The toxicity potential of ADONA (liquid, lot 140449-19/10, supplied at 30.3% in water) was evaluated in a 90-day repeated dose study in male and female Sprague Dawley rats. This study was based on the following guidelines: EC Directive 67/548/EEC Repeated Dose (90 Days) Toxicity (oral), 2001; OECD 408, 1998; OPPTS 870.3100 EPA 712-C-98-199, 1998; and the Japanese Chemical Substances Control Law 1987, Notification of Nov. 21, 2003 by MHLW (No. 1121002), METI (No. 2), and ME (No. 031121002). The test material was diluted in Elix water (vehicle) to the appropriate concentrations; corrections were made for the purity and specific gravity of the test substance. Male rats (10/group) received 0 (vehicle), 1, 3, or 10 mg/kg/day of the test article via oral gavage for 90 days. Female rats (10/group) received 0 (vehicle), 10, 30, or 100 mg/kg/day of the test article via oral gavage for 90 days. Satellite groups of males or females (10/group) received the same dose levels, as appropriate by sex, and were used for toxicokinetic blood sampling. Parameters Evaluated: clinical observations (daily), body weight (weekly), food consumption (weekly), ophthalmoscopy (pretest and week 13), clinical pathology (termination), urinalysis (overnight prior to termination), toxicokinetic blood sampling (weeks 1, 4, and 13), macroscopy at termination, organ weights, and histopathology on select tissues. No treatment-related changes were noted in clinical observations, body weight, food consumption, opthalmoscopy, macroscopic examination, or organ weights. Slight changes in red blood cell parameters occurred in males at 3 mg/kg/day (e.g. lower hematocrit) and at 10 mg/kg/day (e.g. lower red blood cell counts and hematocrit values) and in females at 100 mg/kg/day (e.g. higher mean corpuscular hemoglobin concentration). There was no morphological evidence of altered red blood cell turn over. Therefore, these changes in blood cell parameters were not considered an adverse effect on red blood cell life span. In most males at 10 mg/kg/day a minimal or slight centrilobular hepatocytic hypertrophy was observed together with slightly higher aspartate aminotransferase. These changes are considered adaptive responses to exposure to xenobiotics. Slightly higher prothrombin time was noted in males at 10 mg/kg/day; this finding was not an adverse effect on clotting potential. Females at 100 mg/kg/day had lower calcium excretion and concentration in the urine. No other urinary changes were noted and there were no morphological indications of renal toxicity. This change was not toxicologically relevant. Based on the results of this study, the No Observed Adverse Effect Level (NOAEL) for the test article was 10 mg/kg/day (males) or 100 mg/kg/day (females) which was the highest dose evaluated in either sex.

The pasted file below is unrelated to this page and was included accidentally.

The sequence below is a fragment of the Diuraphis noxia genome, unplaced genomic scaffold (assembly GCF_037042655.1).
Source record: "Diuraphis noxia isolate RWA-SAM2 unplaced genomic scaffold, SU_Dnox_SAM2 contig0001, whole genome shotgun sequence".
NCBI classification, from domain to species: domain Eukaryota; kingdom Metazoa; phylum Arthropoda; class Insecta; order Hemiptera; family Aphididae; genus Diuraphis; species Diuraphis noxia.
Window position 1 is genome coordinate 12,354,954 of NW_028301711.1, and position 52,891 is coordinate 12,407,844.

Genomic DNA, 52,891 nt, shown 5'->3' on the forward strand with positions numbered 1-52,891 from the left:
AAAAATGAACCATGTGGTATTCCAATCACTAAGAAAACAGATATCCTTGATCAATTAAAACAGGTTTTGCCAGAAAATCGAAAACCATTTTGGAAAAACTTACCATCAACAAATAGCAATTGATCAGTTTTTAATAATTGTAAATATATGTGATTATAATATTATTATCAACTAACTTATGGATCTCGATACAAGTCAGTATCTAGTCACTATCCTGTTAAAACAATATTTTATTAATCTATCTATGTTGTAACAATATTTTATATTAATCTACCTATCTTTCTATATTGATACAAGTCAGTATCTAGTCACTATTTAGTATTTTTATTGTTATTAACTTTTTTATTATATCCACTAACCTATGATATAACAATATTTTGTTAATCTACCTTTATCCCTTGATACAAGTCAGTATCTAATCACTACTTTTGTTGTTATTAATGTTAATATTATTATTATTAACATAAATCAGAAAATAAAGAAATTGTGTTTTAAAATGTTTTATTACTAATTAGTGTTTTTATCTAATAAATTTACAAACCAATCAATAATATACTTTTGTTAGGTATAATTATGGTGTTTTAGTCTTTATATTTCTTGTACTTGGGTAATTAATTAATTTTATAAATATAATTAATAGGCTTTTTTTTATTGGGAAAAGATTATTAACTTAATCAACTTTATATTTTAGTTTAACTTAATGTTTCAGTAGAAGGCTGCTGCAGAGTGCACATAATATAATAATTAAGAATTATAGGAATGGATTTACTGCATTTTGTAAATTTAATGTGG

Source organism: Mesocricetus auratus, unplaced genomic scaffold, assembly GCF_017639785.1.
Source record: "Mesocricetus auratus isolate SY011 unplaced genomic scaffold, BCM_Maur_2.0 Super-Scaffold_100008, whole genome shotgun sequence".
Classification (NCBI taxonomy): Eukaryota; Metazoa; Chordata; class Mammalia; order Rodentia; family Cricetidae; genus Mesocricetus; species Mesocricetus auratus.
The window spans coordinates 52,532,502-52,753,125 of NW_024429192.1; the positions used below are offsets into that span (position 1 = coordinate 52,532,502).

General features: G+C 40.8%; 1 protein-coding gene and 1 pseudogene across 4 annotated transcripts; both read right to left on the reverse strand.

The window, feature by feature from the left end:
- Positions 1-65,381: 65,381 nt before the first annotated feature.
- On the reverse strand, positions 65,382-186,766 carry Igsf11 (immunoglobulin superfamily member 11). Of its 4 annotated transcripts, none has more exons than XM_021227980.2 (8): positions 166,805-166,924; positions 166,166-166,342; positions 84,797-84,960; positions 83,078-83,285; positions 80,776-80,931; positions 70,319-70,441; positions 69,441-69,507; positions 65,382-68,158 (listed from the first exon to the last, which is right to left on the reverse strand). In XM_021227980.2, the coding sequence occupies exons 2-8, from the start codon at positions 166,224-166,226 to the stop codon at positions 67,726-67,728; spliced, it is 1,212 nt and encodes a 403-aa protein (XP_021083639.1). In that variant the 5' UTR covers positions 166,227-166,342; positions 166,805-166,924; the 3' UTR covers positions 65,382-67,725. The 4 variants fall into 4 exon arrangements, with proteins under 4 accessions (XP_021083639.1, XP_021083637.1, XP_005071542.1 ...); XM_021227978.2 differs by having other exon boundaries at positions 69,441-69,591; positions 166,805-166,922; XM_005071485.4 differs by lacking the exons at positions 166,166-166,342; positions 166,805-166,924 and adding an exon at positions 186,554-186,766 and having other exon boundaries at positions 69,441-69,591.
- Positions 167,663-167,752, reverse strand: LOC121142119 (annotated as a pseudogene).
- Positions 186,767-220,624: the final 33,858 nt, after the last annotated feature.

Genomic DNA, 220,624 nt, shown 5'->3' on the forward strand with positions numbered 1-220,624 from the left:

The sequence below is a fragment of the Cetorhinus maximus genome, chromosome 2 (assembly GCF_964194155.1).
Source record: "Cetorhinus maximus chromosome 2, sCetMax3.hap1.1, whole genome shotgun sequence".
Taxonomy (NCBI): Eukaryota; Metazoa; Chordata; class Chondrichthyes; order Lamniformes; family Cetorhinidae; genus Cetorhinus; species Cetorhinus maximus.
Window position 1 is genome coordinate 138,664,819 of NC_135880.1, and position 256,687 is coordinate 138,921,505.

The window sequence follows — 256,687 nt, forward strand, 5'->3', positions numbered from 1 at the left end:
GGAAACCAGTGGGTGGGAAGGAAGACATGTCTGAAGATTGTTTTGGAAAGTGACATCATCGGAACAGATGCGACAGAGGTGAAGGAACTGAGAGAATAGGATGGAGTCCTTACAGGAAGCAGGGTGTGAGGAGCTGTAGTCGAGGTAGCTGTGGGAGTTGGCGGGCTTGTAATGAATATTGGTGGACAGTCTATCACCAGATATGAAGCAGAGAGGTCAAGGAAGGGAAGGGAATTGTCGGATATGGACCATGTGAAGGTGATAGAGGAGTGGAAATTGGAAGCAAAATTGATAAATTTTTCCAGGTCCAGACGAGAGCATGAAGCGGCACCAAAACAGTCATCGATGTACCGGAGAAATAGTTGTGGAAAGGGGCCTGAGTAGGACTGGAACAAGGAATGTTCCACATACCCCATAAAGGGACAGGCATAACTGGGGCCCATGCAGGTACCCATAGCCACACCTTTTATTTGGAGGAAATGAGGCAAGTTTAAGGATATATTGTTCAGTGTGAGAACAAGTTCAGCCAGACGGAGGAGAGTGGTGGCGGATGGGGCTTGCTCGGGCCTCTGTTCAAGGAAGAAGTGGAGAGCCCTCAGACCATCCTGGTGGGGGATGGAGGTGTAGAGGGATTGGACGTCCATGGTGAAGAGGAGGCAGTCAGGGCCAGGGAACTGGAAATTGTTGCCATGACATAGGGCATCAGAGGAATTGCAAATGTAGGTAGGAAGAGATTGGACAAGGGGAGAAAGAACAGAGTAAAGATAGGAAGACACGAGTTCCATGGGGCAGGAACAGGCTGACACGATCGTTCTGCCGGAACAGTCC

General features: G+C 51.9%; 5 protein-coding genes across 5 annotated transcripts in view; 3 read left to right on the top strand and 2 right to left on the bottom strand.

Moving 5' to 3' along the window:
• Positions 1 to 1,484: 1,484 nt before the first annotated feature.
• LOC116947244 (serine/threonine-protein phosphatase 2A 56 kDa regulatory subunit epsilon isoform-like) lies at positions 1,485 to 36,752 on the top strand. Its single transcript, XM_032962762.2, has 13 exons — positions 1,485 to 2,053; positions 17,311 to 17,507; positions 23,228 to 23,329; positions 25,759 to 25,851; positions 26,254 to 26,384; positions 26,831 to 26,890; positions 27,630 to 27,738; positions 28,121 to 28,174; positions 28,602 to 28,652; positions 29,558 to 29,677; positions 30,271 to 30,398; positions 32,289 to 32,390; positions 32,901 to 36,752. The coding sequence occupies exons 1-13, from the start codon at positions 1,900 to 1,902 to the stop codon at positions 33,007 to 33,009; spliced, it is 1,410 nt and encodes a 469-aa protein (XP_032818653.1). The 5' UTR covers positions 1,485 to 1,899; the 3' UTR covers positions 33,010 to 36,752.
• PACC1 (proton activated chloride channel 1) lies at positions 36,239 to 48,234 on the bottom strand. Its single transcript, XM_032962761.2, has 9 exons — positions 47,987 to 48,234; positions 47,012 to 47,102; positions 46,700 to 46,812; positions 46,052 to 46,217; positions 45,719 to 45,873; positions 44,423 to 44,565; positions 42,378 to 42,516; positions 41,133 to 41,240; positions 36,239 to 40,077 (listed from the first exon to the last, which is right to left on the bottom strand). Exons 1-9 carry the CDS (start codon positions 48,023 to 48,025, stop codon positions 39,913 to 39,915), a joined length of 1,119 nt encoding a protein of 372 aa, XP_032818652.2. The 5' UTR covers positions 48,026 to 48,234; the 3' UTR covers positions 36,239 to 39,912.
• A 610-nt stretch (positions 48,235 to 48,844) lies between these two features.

Justification for classification or non-classification

ADONA does not meet the DSD or CLP criteria for classification as a target organ toxicant after repeated exposure.